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This resonated with me personally:

We are no longer a culture that respects silence. The extroverts have won. Everything must be done collaboratively. Everyone must be available to everyone, all the time. There should be no more personal space, and no ownership of work. Basically, we believe that two heads are always better than one.

I currently work in a pair-programming exclusive company, and after a year and a half I’ve decided that no amount of forcing it will cause me to like it.

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    Forced collaboration is counter-productive almost always.

    Two observations on this. First, there’s a spectrum between the introverted and extroverted approaches to work, and most people do best in the middle. At Bell Labs, people who had their doors open were less productive in the short term, but more productive in the long term, than those whose doors were always closed. You get more done per hour, perhaps, when your door is closed, but it’s important to know what others are working on and where fruitful results might be found. Of course, the software industry has swung the pendulum to the other extreme, with these open-plan offices (cough back-door age discrimination) where it’s impossible to get anything done. It seems that the only think that open-plan startup offices/cultures generate are sexual harassment claims, and I think that we’d all agree that those are net negative.

    Having the option to retreat into a silent space is important. That said, practical research is often more of a team sport than an individual one. Actually, this is even true in theoretical pursuits like pure math. Otherwise, the concept of the Erdos Number wouldn’t have much meaning. Of course, all of this collaboration is organic and voluntary, and that ought to be the key observation.

    Second, the software industry has some terrible people in it, especially at the executive ranks. Why is this relevant? Because the evildoers don’t want programmers to be more productive, but more replaceable. Hence, the drive to turn software engineering, which used to have an R&D flavor, into ticket-shop Scrum work where non-technical people called “stake holders” (presumably because programmers are vampires) call the shots. The culture where (to use OP’s on-the-mark words) “Everyone must be available to everyone, all the time,” isn’t about productivity but about exerting a fascist degree of control. And, of course, a malevolent manager striving to turn programmers into fungible commodity workers would want a culture where there’s (again, using OP’s on-the-mark phrasing) “no ownership of work”. Not all of that is an accidental accommodation of extroverts; some of it’s malicious.

    The problem, in dealing with management practices like required pair programming, is that you have to know which sort of managerial impulse you’re dealing with. You might have the well-intended, benevolent manager who sees that pairing can have its uses, but who takes it too far and makes it 4 hours of pairing per day instead of 1-2. That requires a diplomatic approach. Or, you might have the malevolent manager who’s trying to make engineers replaceable, in which case the best option is probably to change jobs.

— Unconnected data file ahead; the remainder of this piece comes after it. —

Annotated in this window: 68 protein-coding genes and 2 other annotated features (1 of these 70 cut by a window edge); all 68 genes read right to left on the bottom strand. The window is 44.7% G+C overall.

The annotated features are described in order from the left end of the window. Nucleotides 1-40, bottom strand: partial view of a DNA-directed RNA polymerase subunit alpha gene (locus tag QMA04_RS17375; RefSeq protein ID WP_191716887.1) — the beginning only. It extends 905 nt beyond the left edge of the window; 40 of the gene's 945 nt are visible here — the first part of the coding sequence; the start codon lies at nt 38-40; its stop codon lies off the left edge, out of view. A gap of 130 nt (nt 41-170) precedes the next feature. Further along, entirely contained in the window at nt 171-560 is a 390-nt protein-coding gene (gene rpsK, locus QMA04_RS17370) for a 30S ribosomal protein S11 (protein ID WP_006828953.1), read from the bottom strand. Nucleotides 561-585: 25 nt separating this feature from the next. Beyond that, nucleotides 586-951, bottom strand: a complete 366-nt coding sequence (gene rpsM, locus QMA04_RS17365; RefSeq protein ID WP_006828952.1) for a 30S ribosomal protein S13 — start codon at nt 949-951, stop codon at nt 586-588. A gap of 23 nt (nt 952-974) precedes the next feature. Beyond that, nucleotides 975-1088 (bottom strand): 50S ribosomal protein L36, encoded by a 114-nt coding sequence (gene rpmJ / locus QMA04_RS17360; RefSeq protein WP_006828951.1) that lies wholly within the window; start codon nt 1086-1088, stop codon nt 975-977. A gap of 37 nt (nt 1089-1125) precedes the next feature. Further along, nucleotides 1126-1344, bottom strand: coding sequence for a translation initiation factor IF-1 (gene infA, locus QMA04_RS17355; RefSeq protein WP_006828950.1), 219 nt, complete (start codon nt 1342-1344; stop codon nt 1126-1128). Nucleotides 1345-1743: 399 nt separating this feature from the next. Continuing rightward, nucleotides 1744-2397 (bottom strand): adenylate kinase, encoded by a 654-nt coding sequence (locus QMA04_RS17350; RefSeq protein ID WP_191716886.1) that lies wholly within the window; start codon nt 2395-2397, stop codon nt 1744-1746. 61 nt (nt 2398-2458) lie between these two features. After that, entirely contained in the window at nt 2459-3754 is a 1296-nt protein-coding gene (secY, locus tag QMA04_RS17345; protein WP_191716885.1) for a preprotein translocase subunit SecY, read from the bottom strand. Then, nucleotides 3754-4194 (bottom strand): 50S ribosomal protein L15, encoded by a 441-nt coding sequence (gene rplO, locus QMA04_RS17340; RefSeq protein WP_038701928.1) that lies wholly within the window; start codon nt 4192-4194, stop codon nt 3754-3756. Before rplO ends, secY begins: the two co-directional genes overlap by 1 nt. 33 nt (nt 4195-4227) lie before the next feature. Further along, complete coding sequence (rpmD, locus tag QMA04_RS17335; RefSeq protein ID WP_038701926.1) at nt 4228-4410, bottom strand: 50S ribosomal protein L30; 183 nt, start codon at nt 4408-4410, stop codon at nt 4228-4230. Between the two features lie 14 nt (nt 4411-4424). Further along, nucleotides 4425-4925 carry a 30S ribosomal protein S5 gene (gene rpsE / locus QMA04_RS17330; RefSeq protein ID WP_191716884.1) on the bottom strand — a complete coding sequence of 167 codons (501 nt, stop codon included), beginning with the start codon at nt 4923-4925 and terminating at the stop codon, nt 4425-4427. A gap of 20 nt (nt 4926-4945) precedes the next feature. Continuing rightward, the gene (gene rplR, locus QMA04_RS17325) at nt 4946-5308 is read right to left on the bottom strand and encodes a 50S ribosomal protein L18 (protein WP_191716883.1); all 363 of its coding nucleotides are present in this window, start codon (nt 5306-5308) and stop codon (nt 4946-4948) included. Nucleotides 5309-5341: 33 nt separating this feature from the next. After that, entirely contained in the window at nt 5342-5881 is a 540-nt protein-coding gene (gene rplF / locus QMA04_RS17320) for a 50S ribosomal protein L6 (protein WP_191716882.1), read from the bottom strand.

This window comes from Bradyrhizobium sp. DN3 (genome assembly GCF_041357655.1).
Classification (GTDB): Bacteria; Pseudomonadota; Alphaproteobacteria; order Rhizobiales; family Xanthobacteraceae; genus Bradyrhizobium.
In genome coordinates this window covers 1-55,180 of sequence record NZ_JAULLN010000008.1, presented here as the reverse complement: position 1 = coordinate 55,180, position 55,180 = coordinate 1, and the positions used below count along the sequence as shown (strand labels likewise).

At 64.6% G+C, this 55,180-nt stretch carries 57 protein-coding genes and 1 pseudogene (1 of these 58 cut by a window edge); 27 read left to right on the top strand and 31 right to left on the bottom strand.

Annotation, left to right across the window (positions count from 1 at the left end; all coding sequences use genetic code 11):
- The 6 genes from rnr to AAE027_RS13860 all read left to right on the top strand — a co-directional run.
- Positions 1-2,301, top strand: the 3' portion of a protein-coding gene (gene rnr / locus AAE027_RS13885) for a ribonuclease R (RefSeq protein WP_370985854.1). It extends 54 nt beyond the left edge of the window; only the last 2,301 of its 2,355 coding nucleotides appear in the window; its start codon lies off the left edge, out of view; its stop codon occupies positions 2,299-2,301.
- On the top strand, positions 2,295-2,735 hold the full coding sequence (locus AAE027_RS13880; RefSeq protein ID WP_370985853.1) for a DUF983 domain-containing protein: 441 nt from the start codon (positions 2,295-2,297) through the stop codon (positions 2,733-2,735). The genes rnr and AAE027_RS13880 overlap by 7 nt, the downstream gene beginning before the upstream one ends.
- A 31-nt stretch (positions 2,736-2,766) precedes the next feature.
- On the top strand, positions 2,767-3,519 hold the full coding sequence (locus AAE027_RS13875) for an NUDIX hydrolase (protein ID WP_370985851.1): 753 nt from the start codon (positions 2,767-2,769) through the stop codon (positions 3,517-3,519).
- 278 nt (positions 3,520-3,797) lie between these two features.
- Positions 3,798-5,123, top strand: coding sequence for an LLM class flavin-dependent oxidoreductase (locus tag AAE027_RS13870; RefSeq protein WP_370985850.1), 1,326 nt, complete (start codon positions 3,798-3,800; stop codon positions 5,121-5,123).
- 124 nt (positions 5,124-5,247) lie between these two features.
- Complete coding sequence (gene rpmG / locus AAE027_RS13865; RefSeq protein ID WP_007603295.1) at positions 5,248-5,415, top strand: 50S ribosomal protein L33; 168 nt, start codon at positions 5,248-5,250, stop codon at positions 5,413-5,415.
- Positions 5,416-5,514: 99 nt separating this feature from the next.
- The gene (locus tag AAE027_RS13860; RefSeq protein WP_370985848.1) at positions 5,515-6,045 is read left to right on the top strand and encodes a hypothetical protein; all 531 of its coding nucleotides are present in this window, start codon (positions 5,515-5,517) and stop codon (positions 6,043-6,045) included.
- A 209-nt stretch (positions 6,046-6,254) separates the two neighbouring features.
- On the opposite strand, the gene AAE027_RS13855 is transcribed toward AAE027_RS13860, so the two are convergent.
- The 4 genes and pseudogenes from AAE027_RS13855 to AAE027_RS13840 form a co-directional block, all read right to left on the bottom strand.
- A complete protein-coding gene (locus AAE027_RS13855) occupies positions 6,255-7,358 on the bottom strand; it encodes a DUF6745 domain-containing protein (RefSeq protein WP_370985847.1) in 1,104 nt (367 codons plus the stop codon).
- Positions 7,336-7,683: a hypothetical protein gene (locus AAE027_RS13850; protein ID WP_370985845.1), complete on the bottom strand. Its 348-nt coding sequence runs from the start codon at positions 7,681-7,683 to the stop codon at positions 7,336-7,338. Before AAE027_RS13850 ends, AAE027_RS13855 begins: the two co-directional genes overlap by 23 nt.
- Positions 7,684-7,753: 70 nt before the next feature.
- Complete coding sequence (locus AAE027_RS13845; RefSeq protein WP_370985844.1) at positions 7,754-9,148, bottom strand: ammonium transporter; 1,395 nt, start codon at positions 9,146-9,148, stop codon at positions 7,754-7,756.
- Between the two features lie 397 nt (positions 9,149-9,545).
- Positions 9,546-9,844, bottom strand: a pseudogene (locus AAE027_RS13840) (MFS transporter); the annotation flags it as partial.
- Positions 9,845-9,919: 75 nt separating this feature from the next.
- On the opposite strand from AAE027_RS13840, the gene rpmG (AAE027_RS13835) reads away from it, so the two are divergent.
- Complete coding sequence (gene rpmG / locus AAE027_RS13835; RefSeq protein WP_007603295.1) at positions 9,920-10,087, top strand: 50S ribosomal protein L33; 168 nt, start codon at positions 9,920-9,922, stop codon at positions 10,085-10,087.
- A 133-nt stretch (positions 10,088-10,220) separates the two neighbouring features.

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      I agree with you 100%.

      You might have the well-intended, benevolent manager who sees that pairing can have its uses, but who takes it too far and makes it 4 hours of pairing per day instead of 1-2. That requires a diplomatic approach.

      I pair-program 7 hours a day, 5 days a week. Not only that, we rotate once per week. It’s like it was designed to burn us out.

      Or, you might have the malevolent manager who’s trying to make engineers replaceable, in which case the best option is probably to change jobs.

      Yes, and yes

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        I had the same “always pairing” situation and found it drained my skill and energy to the point that I was barely able to accomplish anything. I’ve recovered… but get out while you can.

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          My last job had us pairing 7-8 hours per day with a pair switch every every 1-4 hours. There were other issues there as well, but the pairing was enough after 9 months to make me seriously consider leaving software alltogether.

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            the pairing was enough after 9 months to make me seriously consider leaving software alltogether.

            You’d be in good company. “Agile” methodologies, forced pairing, and open-plan offices are a big part of why our industry seems to eject from the top, starting in the early 30s and finishing around 40.